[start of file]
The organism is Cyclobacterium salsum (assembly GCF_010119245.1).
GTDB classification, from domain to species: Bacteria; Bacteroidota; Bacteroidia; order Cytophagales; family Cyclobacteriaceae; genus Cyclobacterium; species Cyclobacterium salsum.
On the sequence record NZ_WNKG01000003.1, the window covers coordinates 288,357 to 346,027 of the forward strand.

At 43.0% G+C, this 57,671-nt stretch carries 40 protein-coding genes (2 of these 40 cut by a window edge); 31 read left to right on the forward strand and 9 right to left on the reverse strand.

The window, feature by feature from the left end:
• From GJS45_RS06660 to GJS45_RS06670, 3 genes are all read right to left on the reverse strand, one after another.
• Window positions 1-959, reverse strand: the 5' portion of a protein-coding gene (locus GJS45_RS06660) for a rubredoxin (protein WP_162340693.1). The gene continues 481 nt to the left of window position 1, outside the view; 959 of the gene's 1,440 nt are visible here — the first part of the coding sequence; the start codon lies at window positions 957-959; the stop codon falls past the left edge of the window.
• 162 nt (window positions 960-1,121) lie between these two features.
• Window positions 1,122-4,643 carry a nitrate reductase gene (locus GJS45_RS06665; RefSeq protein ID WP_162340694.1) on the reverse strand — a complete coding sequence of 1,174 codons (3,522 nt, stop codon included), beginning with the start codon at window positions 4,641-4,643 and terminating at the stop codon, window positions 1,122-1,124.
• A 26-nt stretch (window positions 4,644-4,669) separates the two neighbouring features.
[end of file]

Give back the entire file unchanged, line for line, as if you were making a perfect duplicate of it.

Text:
The organism is Cyclobacterium salsum (assembly GCF_010119245.1).
GTDB classification, from domain to species: Bacteria; Bacteroidota; Bacteroidia; order Cytophagales; family Cyclobacteriaceae; genus Cyclobacterium; species Cyclobacterium salsum.
On the sequence record NZ_WNKG01000003.1, the window covers coordinates 288,357 to 346,027 of the forward strand.

At 43.0% G+C, this 57,671-nt stretch carries 40 protein-coding genes (2 of these 40 cut by a window edge); 31 read left to right on the forward strand and 9 right to left on the reverse strand.

The window, feature by feature from the left end:
• From GJS45_RS06660 to GJS45_RS06670, 3 genes are all read right to left on the reverse strand, one after another.
• Window positions 1-959, reverse strand: the 5' portion of a protein-coding gene (locus GJS45_RS06660) for a rubredoxin (protein WP_162340693.1). The gene continues 481 nt to the left of window position 1, outside the view; 959 of the gene's 1,440 nt are visible here — the first part of the coding sequence; the start codon lies at window positions 957-959; the stop codon falls past the left edge of the window.
• 162 nt (window positions 960-1,121) lie between these two features.
• Window positions 1,122-4,643 carry a nitrate reductase gene (locus GJS45_RS06665; RefSeq protein ID WP_162340694.1) on the reverse strand — a complete coding sequence of 1,174 codons (3,522 nt, stop codon included), beginning with the start codon at window positions 4,641-4,643 and terminating at the stop codon, window positions 1,122-1,124.
• A 26-nt stretch (window positions 4,644-4,669) separates the two neighbouring features.